WVAU’s #6 Song of 2015: "My Baby Don’t Understand Me" by Natalie Prass

Michael Lovito

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Courtesy of Space Bomb

I‰’m not entirely sure you can classify “My Baby Don‰’t Understand Me‰” as a “break-up song.‰” Break up songs usually contain a sense of closure: either the singer‰’s left their lover, or the lover‰’s left the singer, and either party can be angry, sad or happy about that, but either way, you know where everyone‰’s wound up. By song‰’s end, the couple is no more, and each party knows where they stand.

Instead, “My Baby Don‰’t Understand Me‰” occupies a much more harrowing middle ground, the borderlands between being a couple and breaking up, the moment where it all begins to fall apart, but no one‰’s actually acknowledged it yet. All that‰’s left is a looming sense that the current situation isn‰’t working out, and the toxic apathy that fails to end it. Not quite dread, but a withering sense of wasted time and imminent despair as a relationship limps its last few feet.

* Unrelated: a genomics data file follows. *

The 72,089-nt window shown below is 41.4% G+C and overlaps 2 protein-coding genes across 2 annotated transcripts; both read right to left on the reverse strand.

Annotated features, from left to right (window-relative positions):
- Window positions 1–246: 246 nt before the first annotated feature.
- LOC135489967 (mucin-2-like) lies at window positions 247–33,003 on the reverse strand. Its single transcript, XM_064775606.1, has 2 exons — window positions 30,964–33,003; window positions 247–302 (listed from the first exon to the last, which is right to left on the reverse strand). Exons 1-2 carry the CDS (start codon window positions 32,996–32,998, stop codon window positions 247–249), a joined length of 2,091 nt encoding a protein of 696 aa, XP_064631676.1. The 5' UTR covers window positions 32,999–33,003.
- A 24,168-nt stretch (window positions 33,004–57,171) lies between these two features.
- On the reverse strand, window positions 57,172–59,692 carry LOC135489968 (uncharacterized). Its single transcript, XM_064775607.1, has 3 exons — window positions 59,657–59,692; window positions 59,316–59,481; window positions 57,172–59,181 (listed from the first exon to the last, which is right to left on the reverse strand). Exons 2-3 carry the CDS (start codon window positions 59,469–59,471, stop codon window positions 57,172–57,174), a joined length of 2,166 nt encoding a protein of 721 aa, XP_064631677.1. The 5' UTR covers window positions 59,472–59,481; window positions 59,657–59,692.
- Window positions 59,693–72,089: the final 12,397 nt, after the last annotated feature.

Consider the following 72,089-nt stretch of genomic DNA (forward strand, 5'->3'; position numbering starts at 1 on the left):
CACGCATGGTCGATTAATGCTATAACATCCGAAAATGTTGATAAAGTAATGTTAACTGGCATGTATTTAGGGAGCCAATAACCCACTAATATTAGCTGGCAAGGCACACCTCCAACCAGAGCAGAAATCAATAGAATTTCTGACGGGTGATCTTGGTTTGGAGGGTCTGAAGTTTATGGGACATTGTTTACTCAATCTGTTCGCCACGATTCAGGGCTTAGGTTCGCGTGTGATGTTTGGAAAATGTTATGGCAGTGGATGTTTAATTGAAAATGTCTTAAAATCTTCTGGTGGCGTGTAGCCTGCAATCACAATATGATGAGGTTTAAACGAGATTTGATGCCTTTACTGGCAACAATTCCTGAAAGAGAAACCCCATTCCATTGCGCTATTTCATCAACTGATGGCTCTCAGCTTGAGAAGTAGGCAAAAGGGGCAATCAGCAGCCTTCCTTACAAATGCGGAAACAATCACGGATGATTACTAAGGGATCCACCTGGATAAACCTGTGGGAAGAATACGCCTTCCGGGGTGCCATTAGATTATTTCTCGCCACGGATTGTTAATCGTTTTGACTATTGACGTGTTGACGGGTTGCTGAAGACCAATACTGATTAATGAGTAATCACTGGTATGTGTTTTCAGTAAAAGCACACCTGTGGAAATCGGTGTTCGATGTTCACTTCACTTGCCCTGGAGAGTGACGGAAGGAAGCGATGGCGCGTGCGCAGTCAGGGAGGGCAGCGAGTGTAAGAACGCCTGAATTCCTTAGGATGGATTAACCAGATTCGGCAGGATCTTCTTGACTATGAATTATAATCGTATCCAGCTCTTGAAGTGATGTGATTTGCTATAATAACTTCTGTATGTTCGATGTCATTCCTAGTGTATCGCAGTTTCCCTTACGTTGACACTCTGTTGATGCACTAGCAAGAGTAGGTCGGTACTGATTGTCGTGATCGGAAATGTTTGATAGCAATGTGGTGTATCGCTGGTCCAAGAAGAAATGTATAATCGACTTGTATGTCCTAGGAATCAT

And yet, what a joy it is to listen too! Natalie Prass and producer Matthew E. White managed to take this awful feeling and turn it into the most complete and lushly produced and arranged song of the year, heck, of the last five years. While the dramatic strings of the earlier part of the song hint and a musical theatre sense of grandiosity, the gentle kisses of guitar and introduction of horns introduce a dash of soul, leading up to one of the most fantastic auditory climaxes of the last decade. Prass compares her love to a “long goodbye waiting on the train,‰” painting a picture of a couple that‰’s in dire need of a fresh start, but for whatever reason, can‰’t make the split.

This song is the first track on Prass‰’s self-titled debut album, and while most artists may want to put their best song first, it‰’s a huge misfire because the bombast and production value of this song make it the definition of a “show stopper.‰” It outshines any context it‰’s put in. Every time you listen to it, what track came before or after no longer exists or matters; all other songs seem trite. It‰’s a song that eats like a meal, a piece of art that manages to tell it‰’s story and please the ears in only five minutes and ten seconds. Mix all that feeling with White‰’s pocket symphony and Prass‰’s angelic vocals and what comes out is one of the most complete and powerful songs of the last decade, one destined to be a classic for years to come.